Compared to other health indicators, sleep is the most important.
A study presented at SLEEP 2022 found that a community’s sleep health is the most important health predictor of children’s chances of success and positive growth.
The researchers combined data from the Child Opportunity Index, which provides indices of education, health and environment, as well as resources and social and economic conditions that affect children’s development, with neighborhood sleep health data collected by the Centers for Disease Control and Prevention.
Among a range of health variables, the research found that sleep quality was the best predictor of opportunity for children in an area, explaining 57.2 percent of the variation in the index’s global score of children’s opportunities. In addition, the Child Opportunity Index, which is composed of “education,” “health and environment,” and “social and economic” scores, showed that community-level sleep health was the most important predictor of each individual component.
“The most surprising thing we found in this study was that not only was the sleep health of a neighborhood a strong predictor of all the elements that make up the Child Opportunity Index, but it was the most important predictor compared with other community health metrics,” said lead author Suzanne Gorovoy, who has a PhD in psychology and is a postdoctoral research associate in behavioral sleep medicine at the University of Arizona School of Medicine.
The CDC statistics contained information on the population of each census tract, as well as its projected percentage of people who slept at least seven hours per night. Other health indicators assessed included availability of health insurance, frequency of annual physical or dental exams, preventive care for the elderly, leisure activity, mammography, Pap smears, and disease prevalence and behaviors such as arthritis, alcoholism, hypertension and smoking.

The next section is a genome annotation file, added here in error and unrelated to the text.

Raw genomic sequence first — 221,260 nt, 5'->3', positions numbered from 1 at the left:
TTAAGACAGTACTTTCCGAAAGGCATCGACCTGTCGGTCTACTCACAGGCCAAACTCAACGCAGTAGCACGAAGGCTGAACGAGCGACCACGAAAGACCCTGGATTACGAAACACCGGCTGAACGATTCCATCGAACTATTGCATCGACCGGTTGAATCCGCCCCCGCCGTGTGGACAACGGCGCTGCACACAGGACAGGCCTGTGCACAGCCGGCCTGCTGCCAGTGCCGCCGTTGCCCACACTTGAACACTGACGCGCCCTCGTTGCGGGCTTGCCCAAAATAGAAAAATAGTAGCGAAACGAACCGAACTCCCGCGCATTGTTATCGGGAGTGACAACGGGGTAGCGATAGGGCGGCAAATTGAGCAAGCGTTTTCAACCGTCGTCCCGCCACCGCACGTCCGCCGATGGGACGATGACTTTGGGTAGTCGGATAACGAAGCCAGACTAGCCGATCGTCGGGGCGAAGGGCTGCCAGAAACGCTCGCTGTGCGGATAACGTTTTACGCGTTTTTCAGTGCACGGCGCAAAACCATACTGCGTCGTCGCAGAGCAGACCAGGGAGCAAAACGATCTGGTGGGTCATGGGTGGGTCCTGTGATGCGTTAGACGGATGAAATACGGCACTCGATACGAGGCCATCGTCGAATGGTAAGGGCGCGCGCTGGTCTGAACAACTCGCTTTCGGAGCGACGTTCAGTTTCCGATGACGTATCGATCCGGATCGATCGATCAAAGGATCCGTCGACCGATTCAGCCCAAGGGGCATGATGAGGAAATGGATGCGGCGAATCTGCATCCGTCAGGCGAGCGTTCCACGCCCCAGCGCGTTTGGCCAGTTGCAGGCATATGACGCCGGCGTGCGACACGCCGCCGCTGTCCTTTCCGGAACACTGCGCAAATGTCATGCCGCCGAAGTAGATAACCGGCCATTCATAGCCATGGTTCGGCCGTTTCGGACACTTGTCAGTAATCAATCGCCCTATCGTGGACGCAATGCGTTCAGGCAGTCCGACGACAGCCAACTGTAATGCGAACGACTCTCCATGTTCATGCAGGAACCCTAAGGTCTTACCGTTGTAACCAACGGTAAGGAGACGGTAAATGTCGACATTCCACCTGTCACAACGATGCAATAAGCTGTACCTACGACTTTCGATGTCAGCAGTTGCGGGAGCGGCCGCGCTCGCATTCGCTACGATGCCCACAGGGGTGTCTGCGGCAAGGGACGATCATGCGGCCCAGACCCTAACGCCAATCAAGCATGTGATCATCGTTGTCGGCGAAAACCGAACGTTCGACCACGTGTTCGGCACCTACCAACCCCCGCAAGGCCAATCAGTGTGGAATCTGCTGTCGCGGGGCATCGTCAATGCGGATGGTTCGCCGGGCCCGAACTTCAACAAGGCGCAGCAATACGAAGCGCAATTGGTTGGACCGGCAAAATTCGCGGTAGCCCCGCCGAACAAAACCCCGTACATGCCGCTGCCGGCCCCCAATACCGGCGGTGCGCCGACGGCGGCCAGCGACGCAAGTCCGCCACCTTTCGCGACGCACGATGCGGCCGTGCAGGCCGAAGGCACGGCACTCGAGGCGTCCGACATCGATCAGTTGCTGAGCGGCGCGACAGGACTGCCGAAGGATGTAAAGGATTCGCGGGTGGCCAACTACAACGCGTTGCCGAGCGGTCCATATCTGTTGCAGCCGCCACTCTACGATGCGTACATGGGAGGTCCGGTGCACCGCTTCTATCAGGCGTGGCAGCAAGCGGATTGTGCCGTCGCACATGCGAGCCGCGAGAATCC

When all other health variables were taken into account, tooth loss (an additional 15.5%), health insurance (an additional 3.0%), and asthma (an additional 1.4%) were the next three largest contributors to the Child Opportunity Index.
The findings suggest that public health efforts targeting community-level sleep health may have a disproportionately significant benefit in helping children in that community develop in a healthy manner. The study also supports the AASM’s position that sleep is essential to health.
“When neighborhoods were examined in relation to the percentage getting the recommended amount of sleep, as well as levels of a wide range of other metrics, it was sleep that beat them all in terms of ability to predict the child opportunity index for this neighborhood.” Gorovoy said. “In fact, sleep health alone overlapped with the overall index by more than 50%. This means that a neighborhood’s sleep health is an extremely powerful indicator of that neighborhood’s ability to provide good educational experiences, healthy and safe environments and social support.”
Reference: “0074 Neighborhood-Level Sleep Health and Childhood Opportunity Index at the Census Tract Level: Comparison to Other Health Indicators” by Suzanne Gorovoy, Sydney Phan, Tommy Begay, Dora Valencia, Lauren Hale, William Killgore, Chloe Wills, and Michael Grandner, May 25, 2022 TO SLEEP.
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